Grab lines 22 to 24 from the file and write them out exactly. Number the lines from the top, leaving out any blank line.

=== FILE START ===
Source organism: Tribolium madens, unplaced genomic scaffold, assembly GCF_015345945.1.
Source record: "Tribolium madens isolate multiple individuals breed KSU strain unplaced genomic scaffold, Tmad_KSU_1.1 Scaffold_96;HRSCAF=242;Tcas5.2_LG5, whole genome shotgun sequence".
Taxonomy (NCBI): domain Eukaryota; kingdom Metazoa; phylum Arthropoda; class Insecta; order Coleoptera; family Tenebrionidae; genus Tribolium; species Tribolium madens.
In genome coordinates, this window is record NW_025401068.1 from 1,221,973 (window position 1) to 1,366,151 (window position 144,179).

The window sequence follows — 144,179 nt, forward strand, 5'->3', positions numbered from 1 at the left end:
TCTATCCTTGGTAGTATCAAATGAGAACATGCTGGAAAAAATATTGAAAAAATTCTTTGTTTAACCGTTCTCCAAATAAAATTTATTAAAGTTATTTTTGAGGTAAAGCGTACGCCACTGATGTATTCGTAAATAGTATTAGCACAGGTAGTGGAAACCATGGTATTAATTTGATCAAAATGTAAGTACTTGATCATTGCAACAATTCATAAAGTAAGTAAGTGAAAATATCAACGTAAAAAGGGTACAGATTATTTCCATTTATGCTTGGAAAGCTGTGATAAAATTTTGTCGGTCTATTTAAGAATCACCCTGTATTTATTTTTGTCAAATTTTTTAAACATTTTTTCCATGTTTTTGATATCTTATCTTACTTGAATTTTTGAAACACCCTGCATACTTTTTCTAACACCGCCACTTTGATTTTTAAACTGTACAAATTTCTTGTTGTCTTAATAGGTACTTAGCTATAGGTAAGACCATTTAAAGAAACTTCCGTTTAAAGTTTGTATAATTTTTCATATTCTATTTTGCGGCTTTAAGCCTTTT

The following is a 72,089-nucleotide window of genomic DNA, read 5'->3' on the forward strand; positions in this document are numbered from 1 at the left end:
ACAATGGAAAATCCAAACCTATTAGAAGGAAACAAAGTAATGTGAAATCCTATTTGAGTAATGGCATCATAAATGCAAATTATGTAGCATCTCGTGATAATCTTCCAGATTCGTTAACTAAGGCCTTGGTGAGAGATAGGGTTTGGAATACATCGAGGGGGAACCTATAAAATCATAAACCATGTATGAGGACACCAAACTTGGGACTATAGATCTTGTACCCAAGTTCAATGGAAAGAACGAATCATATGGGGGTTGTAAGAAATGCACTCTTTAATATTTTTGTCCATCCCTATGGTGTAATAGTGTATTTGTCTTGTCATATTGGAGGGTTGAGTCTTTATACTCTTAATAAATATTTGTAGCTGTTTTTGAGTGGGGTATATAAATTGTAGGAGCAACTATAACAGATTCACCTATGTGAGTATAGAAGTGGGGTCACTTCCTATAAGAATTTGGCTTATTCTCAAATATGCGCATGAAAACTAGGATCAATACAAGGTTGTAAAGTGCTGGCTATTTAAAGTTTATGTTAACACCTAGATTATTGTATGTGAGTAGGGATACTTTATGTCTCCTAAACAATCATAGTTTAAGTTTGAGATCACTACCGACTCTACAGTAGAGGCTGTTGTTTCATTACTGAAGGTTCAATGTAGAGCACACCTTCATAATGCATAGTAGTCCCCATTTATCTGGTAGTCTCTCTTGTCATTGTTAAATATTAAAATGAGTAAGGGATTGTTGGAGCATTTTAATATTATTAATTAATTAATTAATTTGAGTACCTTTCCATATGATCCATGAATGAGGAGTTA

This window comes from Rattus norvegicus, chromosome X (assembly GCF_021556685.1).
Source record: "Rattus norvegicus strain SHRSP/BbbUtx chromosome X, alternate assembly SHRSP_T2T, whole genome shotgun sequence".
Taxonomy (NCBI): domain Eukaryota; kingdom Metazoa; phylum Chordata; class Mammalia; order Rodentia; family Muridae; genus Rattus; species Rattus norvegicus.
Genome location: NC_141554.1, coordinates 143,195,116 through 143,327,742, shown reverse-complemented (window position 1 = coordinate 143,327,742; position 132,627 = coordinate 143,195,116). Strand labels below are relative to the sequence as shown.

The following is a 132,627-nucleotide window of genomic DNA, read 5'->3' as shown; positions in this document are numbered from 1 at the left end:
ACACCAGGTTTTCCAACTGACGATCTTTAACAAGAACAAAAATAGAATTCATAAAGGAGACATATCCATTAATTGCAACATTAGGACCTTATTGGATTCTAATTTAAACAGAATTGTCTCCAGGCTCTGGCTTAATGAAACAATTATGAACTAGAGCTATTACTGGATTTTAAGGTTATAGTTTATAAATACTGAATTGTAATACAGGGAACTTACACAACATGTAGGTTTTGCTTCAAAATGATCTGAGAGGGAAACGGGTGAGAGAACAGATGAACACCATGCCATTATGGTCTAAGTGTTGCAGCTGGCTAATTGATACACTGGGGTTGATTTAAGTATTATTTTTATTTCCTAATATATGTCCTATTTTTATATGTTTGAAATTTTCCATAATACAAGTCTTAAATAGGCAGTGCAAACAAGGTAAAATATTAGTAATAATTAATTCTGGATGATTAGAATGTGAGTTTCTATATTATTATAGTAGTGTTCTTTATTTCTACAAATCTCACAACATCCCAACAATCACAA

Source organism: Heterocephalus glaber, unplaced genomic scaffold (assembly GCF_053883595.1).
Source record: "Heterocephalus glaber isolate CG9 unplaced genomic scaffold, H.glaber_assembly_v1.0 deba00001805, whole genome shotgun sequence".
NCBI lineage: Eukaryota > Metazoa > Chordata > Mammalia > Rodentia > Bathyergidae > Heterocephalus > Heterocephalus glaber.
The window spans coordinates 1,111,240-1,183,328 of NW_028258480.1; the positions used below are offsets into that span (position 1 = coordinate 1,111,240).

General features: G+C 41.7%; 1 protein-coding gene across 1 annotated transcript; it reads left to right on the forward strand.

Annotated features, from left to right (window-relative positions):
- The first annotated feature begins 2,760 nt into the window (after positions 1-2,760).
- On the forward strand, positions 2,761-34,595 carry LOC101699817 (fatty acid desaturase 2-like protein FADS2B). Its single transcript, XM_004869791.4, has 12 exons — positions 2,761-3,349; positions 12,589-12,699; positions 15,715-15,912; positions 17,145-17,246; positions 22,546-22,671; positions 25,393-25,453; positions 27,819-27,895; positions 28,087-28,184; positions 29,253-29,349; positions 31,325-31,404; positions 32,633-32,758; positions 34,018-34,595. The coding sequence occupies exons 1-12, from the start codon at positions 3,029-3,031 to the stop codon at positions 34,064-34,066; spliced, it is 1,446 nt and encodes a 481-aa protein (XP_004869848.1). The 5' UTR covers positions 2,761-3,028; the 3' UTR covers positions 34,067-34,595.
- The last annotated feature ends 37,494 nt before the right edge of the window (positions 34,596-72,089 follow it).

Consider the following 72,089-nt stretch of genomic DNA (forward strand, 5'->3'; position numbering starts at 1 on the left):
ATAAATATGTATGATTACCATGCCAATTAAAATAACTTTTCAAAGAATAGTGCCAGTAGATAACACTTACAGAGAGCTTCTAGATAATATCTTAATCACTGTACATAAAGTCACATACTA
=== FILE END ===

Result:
- On the forward strand, positions 2,761-34,595 carry LOC101699817 (fatty acid desaturase 2-like protein FADS2B). Its single transcript, XM_004869791.4, has 12 exons — positions 2,761-3,349; positions 12,589-12,699; positions 15,715-15,912; positions 17,145-17,246; positions 22,546-22,671; positions 25,393-25,453; positions 27,819-27,895; positions 28,087-28,184; positions 29,253-29,349; positions 31,325-31,404; positions 32,633-32,758; positions 34,018-34,595. The coding sequence occupies exons 1-12, from the start codon at positions 3,029-3,031 to the stop codon at positions 34,064-34,066; spliced, it is 1,446 nt and encodes a 481-aa protein (XP_004869848.1). The 5' UTR covers positions 2,761-3,028; the 3' UTR covers positions 34,067-34,595.
- The last annotated feature ends 37,494 nt before the right edge of the window (positions 34,596-72,089 follow it).

Consider the following 72,089-nt stretch of genomic DNA (forward strand, 5'->3'; position numbering starts at 1 on the left):